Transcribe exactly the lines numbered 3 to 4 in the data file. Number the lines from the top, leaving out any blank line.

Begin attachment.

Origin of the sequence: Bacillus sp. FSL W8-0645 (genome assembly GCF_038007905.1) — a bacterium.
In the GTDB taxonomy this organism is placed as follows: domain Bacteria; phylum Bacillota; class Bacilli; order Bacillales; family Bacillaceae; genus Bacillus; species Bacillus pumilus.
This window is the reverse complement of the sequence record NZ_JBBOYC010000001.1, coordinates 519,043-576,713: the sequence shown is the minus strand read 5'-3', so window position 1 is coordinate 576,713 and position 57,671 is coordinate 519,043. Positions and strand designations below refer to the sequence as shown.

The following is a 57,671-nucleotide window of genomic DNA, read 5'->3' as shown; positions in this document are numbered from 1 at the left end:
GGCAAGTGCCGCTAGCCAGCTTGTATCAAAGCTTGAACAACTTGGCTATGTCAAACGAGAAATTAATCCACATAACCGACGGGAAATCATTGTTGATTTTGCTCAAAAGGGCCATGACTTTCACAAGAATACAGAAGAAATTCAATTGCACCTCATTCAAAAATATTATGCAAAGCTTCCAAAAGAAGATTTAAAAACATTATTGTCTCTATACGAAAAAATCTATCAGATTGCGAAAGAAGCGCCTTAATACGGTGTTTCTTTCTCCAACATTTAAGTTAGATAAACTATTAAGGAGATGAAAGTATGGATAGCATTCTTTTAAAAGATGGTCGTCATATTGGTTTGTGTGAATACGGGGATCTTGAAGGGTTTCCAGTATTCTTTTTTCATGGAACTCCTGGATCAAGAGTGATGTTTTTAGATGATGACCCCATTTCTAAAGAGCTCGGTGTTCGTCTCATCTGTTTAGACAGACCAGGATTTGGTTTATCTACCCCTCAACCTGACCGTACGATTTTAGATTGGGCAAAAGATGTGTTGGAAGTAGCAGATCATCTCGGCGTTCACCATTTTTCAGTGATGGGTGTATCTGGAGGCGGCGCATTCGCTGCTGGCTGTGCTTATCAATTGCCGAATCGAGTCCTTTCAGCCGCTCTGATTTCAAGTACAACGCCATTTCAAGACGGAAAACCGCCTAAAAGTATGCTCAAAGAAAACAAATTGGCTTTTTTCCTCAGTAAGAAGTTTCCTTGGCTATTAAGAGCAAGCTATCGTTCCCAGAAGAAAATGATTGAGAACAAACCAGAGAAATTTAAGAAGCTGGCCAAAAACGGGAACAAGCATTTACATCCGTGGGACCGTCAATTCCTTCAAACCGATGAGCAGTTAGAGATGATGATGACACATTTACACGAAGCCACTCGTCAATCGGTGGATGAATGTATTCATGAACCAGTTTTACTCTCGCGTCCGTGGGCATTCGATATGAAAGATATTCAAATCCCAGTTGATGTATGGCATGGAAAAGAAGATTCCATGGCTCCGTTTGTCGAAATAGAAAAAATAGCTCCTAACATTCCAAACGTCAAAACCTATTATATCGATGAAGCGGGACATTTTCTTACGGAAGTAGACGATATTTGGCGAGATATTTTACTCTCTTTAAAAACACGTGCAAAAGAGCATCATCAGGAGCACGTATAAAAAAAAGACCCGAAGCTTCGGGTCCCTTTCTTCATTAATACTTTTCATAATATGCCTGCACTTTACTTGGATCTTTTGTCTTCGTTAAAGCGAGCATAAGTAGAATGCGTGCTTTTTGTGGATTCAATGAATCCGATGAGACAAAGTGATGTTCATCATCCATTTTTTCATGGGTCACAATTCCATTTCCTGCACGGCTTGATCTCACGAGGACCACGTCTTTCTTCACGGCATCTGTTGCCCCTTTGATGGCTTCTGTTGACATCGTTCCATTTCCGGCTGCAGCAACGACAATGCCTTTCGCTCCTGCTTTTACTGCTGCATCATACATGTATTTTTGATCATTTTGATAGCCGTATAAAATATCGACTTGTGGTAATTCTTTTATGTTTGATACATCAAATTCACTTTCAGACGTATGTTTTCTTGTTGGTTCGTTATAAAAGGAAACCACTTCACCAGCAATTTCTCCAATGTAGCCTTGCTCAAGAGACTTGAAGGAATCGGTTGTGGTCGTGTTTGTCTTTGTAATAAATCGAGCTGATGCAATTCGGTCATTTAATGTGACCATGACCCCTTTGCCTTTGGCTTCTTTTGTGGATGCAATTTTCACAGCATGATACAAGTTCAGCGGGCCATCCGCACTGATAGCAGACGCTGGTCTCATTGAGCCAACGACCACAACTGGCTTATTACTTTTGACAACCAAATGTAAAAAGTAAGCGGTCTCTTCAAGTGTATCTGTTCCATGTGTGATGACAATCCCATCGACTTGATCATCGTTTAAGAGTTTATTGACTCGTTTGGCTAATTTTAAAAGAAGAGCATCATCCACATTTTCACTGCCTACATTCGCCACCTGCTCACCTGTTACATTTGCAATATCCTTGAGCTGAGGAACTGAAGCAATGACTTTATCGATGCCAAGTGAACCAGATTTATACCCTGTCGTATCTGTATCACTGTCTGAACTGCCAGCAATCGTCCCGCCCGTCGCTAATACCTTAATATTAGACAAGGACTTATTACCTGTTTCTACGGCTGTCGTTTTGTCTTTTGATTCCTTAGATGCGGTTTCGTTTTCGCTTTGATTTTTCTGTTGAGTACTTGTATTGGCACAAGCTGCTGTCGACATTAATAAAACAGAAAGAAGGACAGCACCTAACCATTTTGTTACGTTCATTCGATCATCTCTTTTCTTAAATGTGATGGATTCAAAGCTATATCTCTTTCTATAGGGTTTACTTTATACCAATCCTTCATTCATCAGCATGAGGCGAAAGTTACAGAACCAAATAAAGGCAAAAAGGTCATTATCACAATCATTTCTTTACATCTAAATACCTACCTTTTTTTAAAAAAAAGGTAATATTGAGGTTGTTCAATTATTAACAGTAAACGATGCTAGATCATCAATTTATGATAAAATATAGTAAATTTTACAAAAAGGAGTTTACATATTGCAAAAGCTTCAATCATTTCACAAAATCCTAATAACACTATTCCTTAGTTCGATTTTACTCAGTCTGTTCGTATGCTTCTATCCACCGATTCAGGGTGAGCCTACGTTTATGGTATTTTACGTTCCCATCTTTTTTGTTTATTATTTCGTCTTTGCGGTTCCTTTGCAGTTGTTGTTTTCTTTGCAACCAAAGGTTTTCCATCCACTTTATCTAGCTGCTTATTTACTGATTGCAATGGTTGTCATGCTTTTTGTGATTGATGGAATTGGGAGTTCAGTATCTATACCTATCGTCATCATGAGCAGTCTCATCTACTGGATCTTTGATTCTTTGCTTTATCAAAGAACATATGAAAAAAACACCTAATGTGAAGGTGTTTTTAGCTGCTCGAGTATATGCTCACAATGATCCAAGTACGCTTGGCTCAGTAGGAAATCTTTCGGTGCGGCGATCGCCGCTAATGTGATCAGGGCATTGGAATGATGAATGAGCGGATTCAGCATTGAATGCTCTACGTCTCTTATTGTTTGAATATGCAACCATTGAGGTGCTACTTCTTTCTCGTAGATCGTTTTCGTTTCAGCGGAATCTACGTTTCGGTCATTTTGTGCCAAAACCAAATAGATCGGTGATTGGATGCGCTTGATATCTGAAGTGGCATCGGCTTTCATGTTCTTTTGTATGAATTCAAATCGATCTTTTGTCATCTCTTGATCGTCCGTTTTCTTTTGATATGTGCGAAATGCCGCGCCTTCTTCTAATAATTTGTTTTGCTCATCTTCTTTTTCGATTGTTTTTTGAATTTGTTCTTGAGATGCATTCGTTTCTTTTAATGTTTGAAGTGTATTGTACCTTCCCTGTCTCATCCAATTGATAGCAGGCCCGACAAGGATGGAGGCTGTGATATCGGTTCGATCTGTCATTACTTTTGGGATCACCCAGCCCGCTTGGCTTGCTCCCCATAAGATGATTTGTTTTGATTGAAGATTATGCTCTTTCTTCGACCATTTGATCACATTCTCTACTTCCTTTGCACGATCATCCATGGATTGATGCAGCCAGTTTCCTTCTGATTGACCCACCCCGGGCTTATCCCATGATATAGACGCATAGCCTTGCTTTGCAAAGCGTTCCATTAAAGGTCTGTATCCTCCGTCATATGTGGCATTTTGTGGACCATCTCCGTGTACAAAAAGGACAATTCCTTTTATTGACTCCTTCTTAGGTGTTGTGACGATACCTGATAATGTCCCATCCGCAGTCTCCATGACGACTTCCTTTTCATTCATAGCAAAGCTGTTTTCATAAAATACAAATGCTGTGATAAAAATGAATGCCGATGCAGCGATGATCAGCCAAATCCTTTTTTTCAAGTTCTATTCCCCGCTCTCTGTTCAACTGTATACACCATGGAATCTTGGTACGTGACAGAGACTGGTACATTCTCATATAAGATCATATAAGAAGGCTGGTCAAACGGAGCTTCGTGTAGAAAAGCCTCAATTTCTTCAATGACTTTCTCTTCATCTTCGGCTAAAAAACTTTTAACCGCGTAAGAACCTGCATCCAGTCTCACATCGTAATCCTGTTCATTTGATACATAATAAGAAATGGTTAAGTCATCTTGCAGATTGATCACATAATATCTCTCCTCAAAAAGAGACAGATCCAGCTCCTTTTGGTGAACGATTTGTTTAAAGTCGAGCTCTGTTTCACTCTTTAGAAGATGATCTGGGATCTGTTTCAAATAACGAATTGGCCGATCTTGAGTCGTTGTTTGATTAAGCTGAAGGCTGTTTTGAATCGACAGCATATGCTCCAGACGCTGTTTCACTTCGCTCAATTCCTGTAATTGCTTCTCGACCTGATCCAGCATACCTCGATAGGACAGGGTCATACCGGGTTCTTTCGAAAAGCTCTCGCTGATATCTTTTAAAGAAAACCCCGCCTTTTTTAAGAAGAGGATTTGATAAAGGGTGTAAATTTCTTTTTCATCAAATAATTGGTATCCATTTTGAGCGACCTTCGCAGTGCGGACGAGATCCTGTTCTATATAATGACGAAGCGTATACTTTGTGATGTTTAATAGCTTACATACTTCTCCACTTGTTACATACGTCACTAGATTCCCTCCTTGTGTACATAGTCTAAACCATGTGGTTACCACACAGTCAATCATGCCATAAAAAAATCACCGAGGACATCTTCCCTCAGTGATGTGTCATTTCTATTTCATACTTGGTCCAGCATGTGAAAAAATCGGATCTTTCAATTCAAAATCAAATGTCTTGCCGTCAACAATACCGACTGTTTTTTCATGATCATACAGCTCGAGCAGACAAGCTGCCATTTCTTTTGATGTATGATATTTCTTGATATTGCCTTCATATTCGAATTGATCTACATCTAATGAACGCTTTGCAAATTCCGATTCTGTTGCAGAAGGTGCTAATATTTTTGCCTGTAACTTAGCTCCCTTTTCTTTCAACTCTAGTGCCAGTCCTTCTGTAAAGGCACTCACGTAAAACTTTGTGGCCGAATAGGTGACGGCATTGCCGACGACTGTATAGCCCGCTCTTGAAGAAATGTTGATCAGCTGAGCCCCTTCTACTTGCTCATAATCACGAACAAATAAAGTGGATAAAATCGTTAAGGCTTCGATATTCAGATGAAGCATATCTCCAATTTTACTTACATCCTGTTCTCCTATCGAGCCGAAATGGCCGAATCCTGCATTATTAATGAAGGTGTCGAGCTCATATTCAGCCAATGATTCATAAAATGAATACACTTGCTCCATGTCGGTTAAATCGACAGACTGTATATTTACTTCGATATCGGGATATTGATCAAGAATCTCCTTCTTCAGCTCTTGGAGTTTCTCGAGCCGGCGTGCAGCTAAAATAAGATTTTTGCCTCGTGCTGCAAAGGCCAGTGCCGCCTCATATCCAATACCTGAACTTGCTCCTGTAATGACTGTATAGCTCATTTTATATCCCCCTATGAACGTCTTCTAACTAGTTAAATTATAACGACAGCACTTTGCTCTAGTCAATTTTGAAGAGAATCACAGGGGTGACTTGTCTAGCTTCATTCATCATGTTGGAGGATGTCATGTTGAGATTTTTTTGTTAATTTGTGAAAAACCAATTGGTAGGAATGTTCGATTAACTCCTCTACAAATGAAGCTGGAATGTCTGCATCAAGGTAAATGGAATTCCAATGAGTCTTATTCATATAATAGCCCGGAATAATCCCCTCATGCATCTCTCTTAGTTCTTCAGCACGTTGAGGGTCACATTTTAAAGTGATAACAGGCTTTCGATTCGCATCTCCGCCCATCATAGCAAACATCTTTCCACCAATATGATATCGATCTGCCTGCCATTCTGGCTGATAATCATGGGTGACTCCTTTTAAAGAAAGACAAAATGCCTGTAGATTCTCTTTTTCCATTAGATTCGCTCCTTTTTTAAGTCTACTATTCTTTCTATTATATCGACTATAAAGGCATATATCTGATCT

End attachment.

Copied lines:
This window is the reverse complement of the sequence record NZ_JBBOYC010000001.1, coordinates 519,043-576,713: the sequence shown is the minus strand read 5'-3', so window position 1 is coordinate 576,713 and position 57,671 is coordinate 519,043. Positions and strand designations below refer to the sequence as shown.

The following is a 57,671-nucleotide window of genomic DNA, read 5'->3' as shown; positions in this document are numbered from 1 at the left end: